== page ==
Crossing the creek

Dundas Street Beginnings, Part 3

Since water transportation along the north shore of Lake Ontario was good, there was not the urgency to build the eastern section of the Dundas Street highway that Simcoe had originally considered to be so important. Stretching from Burlington Bay to York, this second section of the highway was named the Dundas Highway after Henry Dundas, the British Home Secretary, responsible for colonial affairs and one of Simcoe’s close government friends.

Work on the eastern stretch of the road began in 1795, but was not completed until a decade later. It was surveyed and constructed several miles back from the lakeshore to avoid the difficulty of bridging the wide mouths of the many creeks and streams that crossed the area, and for the greater safety in transporting troops and supplies in the time of war.

When the survey line for the highway was extended eastward, it was superimposed on the Lewis Grant Survey of the Township of Flamborough that had been completed in 1793. Instead of traditionally following previously laid out concession lines, the road was constructed at a slight angle, halfway between the 3rd and 4th concession lines of the future township of East Flamborough – it is interesting to note that in the Village of Waterdown part of the 3rd Concession Road was never completed where drawn, because it was surveyed across the almost vertical face of the escarpment.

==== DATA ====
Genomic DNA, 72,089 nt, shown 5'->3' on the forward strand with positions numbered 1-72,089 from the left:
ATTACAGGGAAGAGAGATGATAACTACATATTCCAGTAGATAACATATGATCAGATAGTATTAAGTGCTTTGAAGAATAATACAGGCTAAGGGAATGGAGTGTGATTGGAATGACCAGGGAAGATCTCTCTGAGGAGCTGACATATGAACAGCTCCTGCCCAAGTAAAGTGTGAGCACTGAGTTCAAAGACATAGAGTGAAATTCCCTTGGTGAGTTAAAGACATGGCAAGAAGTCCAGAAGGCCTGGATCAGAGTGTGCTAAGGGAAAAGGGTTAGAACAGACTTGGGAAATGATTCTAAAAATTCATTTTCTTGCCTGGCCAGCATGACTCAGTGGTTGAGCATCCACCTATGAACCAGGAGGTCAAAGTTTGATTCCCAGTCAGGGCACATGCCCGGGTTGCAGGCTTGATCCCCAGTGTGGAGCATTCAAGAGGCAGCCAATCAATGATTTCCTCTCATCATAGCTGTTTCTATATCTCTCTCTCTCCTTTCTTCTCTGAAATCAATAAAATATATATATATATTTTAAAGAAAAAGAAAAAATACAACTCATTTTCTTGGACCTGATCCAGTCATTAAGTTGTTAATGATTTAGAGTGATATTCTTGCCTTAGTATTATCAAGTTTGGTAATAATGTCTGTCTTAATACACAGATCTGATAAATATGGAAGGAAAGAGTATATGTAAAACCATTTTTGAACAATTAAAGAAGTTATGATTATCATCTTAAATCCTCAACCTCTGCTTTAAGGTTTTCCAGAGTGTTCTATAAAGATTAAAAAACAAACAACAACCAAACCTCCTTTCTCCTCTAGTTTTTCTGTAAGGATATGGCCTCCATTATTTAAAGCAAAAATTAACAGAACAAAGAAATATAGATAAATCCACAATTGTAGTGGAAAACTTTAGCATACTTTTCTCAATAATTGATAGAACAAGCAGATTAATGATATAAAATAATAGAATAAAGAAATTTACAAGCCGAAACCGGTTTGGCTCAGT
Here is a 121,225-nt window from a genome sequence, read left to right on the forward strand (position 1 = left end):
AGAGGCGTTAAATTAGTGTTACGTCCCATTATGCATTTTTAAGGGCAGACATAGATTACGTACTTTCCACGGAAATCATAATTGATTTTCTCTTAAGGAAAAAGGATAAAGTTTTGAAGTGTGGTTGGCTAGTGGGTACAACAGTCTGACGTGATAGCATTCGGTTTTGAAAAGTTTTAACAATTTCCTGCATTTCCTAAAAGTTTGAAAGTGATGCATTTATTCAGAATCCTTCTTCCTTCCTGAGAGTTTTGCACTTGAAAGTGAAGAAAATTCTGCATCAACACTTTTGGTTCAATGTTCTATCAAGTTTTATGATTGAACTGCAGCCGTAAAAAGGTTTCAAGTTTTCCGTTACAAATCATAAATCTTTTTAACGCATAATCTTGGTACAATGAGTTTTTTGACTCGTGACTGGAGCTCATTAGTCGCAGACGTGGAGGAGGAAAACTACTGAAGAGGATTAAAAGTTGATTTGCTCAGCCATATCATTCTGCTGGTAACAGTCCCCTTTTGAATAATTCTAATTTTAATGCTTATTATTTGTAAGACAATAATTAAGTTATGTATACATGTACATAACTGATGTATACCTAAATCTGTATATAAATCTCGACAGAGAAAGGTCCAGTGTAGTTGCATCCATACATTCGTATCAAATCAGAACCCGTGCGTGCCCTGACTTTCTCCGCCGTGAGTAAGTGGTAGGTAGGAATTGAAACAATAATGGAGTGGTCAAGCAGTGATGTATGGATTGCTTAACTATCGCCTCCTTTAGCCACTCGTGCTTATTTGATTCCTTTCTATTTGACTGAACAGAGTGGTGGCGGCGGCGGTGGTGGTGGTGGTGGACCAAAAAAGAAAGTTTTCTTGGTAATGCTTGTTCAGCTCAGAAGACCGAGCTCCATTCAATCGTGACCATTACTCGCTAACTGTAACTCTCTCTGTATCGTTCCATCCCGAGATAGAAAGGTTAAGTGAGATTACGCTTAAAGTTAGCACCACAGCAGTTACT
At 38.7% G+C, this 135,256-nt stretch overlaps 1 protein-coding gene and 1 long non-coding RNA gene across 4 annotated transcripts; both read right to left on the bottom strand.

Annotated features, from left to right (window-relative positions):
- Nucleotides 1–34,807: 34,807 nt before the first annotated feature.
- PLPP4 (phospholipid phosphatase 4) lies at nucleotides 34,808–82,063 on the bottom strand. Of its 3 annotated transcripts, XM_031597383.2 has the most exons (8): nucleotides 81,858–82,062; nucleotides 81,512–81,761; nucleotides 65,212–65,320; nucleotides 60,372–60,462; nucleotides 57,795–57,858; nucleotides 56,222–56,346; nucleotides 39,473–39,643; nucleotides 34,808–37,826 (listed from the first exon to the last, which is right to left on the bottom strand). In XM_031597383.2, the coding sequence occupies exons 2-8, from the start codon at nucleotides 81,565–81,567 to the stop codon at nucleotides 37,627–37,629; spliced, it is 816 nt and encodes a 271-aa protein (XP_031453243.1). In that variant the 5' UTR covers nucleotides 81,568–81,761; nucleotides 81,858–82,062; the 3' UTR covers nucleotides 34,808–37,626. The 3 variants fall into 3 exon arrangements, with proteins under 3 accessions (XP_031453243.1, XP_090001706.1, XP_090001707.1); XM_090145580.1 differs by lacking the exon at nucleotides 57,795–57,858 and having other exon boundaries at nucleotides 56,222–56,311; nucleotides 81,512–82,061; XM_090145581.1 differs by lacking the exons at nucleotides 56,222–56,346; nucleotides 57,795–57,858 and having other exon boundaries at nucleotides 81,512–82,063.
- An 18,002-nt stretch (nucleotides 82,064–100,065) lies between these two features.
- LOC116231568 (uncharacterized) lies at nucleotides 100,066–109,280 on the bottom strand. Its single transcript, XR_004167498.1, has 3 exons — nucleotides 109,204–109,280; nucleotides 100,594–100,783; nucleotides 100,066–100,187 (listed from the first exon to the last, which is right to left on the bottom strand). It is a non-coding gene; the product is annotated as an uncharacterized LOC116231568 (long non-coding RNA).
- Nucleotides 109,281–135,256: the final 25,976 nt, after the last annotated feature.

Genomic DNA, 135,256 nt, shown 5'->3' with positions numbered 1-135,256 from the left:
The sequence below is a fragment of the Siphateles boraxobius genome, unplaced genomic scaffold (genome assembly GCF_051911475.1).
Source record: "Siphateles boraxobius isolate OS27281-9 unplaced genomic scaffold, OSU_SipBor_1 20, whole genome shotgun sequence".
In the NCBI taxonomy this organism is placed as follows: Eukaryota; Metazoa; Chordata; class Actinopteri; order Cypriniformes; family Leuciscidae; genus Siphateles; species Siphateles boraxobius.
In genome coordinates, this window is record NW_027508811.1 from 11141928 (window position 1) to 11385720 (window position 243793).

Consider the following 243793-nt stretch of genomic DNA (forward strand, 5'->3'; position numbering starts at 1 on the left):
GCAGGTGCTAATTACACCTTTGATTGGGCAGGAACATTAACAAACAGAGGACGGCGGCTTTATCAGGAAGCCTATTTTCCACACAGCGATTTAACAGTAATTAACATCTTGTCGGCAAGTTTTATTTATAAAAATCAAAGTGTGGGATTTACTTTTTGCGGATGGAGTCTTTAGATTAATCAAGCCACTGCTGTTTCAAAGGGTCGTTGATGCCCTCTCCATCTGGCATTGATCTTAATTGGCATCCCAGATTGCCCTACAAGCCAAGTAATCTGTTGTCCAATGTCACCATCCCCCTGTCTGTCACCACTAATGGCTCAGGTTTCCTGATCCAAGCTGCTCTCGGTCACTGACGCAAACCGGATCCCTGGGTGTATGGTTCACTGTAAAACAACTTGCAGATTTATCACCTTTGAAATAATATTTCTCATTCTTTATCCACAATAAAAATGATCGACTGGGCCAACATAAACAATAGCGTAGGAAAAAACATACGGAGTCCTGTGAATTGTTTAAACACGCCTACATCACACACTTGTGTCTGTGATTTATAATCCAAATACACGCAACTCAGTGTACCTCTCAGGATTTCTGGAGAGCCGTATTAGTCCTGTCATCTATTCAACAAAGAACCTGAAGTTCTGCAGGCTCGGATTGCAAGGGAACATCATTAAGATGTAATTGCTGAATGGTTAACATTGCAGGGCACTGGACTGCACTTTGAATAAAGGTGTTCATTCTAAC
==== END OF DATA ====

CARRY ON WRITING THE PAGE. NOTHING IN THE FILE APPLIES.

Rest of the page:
As the road was cut through the township, it was forced to swing slightly north around the Grindstone Creek, due both to the sudden steepness of the valley and the approaching edge of the escarpment. Early photographs clearly illustrate how the road was built down the slope to a low bridge over the stream and straight out through the future site of the village.

Even today, with all the many changes that have come with various road projects through the village, it is still possible, when standing on the bridge, looking to the east towards Vinegar Hill and down below, to see the steepness of the creek bed, to understand the problems the early road builders of Dundas Street faced.

North side showing Royal Bank of Canada on the north-west corner of Mill and Dundas Streets c.1918.

Sylvia Wray is the former archivist with the Flamborough Archives. She can be reached through the Archives at

This article was originally published in the Flamborough Review, 9 December 2005.


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